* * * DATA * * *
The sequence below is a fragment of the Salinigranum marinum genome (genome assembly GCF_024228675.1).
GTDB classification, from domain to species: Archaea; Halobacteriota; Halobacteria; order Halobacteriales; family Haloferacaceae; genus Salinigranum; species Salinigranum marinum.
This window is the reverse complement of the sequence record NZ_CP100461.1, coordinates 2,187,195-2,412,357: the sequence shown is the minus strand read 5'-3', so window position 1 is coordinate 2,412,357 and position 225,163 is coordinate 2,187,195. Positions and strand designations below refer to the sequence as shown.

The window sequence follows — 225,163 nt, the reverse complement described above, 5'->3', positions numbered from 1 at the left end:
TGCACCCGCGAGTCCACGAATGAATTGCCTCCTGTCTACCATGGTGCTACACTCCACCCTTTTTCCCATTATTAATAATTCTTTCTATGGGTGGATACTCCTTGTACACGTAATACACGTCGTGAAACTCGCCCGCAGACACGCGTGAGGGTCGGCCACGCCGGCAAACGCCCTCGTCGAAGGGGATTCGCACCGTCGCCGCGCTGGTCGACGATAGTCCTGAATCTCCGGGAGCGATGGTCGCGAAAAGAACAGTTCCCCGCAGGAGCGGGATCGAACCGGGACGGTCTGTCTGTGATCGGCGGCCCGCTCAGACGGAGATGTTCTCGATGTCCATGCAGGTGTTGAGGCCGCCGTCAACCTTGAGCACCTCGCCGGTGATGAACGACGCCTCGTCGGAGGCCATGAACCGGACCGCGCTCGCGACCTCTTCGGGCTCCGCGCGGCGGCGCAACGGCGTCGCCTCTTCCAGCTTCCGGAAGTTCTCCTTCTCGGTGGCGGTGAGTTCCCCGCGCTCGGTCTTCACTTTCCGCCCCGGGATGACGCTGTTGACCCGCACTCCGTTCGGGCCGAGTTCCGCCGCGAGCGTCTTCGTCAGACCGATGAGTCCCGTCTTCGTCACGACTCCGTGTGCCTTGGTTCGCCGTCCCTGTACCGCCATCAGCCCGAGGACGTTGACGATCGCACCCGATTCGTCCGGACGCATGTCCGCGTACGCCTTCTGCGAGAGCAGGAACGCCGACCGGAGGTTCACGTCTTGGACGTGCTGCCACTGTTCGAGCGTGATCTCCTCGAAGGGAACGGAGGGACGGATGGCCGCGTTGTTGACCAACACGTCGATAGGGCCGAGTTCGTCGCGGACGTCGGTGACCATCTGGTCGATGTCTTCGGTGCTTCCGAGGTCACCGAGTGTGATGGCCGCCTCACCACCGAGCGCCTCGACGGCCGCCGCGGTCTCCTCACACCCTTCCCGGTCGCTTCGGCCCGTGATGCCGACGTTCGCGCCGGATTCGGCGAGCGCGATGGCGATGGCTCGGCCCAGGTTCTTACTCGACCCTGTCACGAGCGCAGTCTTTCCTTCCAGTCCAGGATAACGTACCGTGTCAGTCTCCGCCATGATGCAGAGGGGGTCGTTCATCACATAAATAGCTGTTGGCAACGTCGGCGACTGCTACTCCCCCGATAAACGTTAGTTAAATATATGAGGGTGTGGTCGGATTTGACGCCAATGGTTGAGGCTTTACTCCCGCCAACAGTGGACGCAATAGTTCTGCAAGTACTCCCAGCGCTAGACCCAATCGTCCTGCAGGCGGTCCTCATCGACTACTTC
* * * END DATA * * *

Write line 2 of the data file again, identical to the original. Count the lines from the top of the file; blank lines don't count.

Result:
GTDB classification, from domain to species: Archaea; Halobacteriota; Halobacteria; order Halobacteriales; family Haloferacaceae; genus Salinigranum; species Salinigranum marinum.